Block roads from border to border for up to 48 hours is the call for today, Tuesday, September 10, to the representatives of the Mesa Social Multisectoral, by Albino Vargas, the head of the union of one, if not the strongest trade union, the Asociación de Empleados Públicos (ANEP), so that the government give in to their demands.
“The national strike thesis is correct. A great national strike, but a real one. Close the borders, close the Ruta 27, close the Ruta 32, close Ochomogo (fuel distribution center for the greater metropolitan area) … to force those that deny us to sit with us at the (negotiation) table,” said Vargas.
That was the call of the trade unionist on Monday in the auditorium of the Episcopal Conference in San Jose, during a meeting held with representatives of transporters, students, fishermen and farmers, who all have a beef with the current government and who make up the Mutisectoral Social Roundtable.
The group wants to force the government to its knees, demanding compliance to their 18 points, including the non-approval of the ‘strike law‘ – the bill to regulate strikes, like the one being called, and the withdraw the draft bill on Public Employment Framework.
And although the government continues a dialogue with the unions, even giving in to several of the demands of the unions, such as the removal of the Minister of Education, Edgar Mora, Albino Vargas insists on calling his membership to the streets.
“Only a people in struggle will force the ones really in power to sit down (at the table). A great national strike hopefully 24, 48 hours, but a serious one,” said Vargas in an audio provided by Noticias Monumental.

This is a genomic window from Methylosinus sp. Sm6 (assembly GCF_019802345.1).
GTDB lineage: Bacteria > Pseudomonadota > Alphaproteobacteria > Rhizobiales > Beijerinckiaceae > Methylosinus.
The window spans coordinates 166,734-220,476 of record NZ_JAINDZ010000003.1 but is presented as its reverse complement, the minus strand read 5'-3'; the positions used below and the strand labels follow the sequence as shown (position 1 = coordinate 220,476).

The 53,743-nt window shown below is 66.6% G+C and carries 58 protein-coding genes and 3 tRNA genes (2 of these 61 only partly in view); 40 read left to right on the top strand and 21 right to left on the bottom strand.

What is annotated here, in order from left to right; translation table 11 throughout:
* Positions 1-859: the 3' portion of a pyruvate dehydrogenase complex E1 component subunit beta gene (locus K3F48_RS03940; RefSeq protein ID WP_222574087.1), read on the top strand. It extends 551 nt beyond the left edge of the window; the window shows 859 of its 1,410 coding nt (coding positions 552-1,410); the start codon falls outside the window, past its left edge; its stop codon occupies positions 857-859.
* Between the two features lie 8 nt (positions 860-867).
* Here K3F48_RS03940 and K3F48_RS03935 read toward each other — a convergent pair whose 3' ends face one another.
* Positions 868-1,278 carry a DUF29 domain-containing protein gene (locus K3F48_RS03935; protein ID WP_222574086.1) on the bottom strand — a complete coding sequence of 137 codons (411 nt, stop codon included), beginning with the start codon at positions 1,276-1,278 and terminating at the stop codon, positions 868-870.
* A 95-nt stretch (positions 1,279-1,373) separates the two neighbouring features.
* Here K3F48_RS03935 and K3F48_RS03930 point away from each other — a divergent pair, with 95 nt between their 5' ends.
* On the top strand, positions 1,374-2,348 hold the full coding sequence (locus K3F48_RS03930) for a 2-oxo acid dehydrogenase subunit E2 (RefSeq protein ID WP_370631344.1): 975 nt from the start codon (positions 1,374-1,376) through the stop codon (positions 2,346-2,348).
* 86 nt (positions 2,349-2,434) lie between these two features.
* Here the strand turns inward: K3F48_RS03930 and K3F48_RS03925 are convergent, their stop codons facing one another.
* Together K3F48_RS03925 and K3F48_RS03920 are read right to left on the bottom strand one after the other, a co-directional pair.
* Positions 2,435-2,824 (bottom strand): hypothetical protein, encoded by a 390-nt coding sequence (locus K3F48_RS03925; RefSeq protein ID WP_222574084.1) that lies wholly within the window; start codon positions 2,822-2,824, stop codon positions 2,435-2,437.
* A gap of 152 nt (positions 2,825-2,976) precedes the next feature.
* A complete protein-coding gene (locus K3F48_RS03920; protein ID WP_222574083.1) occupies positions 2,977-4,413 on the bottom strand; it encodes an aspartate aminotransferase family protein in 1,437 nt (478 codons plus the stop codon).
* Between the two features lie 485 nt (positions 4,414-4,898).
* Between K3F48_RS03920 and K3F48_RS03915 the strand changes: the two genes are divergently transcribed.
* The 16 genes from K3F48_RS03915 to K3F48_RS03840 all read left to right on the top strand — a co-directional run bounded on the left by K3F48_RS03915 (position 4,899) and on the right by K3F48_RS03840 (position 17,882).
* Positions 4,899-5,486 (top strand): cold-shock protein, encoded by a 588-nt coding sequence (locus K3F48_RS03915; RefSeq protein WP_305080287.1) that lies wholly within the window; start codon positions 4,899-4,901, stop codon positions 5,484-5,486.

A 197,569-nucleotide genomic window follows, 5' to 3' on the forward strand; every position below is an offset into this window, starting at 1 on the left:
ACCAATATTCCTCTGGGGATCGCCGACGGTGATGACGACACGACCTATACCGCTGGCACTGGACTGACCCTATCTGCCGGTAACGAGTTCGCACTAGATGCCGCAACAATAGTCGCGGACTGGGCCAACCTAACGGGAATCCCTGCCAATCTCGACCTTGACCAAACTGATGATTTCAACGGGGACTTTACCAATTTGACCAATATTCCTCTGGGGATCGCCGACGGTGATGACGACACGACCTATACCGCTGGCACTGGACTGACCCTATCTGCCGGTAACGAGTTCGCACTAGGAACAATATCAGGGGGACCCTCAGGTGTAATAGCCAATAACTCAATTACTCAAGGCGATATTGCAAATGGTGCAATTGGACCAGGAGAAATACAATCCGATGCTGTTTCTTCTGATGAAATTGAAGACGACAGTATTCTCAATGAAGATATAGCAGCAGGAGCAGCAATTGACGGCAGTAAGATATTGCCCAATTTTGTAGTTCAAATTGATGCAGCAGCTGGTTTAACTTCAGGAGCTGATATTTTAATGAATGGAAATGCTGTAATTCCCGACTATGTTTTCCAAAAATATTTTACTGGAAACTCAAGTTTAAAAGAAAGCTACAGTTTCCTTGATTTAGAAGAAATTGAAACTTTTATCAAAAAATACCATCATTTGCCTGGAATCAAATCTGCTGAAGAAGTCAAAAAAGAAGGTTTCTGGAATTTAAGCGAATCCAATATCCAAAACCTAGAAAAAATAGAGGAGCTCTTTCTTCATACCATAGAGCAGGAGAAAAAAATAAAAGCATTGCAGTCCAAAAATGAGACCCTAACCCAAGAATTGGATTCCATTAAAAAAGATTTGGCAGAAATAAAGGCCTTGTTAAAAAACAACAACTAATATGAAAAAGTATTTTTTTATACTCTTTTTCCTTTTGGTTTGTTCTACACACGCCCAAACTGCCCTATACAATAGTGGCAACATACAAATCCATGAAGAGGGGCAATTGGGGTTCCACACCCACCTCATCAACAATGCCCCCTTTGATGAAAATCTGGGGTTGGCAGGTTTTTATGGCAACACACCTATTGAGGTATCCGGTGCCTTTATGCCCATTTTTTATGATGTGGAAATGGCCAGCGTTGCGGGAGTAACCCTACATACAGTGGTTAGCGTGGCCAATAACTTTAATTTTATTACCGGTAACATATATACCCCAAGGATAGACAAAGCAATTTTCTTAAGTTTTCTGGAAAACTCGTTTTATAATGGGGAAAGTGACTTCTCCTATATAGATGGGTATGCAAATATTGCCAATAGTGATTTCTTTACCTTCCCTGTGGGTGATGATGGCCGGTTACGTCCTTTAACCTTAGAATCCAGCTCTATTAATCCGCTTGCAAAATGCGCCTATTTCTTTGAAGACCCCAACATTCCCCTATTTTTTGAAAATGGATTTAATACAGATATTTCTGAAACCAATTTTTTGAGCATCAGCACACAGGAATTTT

Joining Vargas in the call to the streets today is also the Unión de Trabajadores de la Caja (Undeca).
“So that you know that the workers of the Caja Costarricense de Seguro Social (CCSS) will not easily give up our rights, we defend the agreements,” says a union newsletter.
The call comes days after the Comptroller General ordered the Board of Directors of the Caja Costarricense de Seguro Social (CCSS) to void the agreement signed in August (and February) by the executive president of the CCSS, Roman Macaya, and the trade unions, that would allow public health sector workers to continue receiving their bonus based on a percentage and not a fixed fee called for in the Tax Reform Law that went into effect last December.
At the time, Macaya and the CCSS was strongly criticized for giving in to union demands, to end the more than 10-day strike of thousands of the 57,000 public health sector workers and fears that other public sector employees would demand then same benefit; and that the agreement superseded the law.
A recent ruling by the Constitutional Court, on the blockades on Route 32 and Pérez Zeledón, caused by students, teachers and truck drivers between June and July, reiterated the obligation of the Traffic Police and the Ministry of Public Security to take the measures to remove blockages on national roads and ensure the free movement of all people.